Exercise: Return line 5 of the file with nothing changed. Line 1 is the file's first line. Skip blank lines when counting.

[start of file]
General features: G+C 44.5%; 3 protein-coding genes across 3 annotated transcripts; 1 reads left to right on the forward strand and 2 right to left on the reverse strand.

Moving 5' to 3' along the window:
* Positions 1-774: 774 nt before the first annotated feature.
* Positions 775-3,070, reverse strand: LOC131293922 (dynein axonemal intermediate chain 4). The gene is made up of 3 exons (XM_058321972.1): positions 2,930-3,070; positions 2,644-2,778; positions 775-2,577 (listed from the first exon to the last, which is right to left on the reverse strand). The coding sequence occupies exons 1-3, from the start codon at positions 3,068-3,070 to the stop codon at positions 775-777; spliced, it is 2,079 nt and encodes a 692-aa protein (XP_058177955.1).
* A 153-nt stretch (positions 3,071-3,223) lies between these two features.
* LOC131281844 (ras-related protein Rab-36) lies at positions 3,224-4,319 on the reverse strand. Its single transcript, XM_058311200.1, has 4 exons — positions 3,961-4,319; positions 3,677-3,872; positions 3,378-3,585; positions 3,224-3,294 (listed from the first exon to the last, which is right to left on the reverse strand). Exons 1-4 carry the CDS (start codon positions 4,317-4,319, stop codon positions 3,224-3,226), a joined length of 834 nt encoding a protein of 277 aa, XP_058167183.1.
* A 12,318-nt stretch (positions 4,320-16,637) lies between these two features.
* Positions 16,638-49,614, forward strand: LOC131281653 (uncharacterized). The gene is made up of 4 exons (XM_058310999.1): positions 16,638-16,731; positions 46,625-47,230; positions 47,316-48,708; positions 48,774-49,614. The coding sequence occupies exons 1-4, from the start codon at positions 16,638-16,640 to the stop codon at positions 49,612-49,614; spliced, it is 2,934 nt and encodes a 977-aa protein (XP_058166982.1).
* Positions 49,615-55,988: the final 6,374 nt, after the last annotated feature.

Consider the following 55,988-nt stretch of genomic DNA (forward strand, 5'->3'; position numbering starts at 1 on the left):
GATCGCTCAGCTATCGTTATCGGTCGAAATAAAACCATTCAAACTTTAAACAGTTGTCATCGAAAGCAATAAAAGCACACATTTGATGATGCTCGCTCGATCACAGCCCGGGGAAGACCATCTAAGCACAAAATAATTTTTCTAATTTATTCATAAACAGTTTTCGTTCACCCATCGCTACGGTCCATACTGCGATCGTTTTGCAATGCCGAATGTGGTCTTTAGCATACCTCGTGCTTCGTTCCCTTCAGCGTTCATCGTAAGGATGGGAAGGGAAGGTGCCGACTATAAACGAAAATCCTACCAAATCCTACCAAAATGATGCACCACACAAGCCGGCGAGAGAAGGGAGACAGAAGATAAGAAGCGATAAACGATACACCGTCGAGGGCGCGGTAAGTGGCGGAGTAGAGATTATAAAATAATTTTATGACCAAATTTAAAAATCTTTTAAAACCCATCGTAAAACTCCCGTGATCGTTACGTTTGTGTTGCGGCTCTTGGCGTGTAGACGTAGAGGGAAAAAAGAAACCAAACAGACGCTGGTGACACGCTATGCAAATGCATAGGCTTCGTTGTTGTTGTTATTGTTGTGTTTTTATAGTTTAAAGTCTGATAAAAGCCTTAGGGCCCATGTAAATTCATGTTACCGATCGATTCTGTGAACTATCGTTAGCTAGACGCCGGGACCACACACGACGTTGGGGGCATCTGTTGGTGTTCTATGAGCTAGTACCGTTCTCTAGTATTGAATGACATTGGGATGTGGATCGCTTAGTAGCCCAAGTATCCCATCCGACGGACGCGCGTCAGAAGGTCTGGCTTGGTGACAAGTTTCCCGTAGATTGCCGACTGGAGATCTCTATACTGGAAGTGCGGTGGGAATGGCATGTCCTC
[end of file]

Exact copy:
* A 153-nt stretch (positions 3,071-3,223) lies between these two features.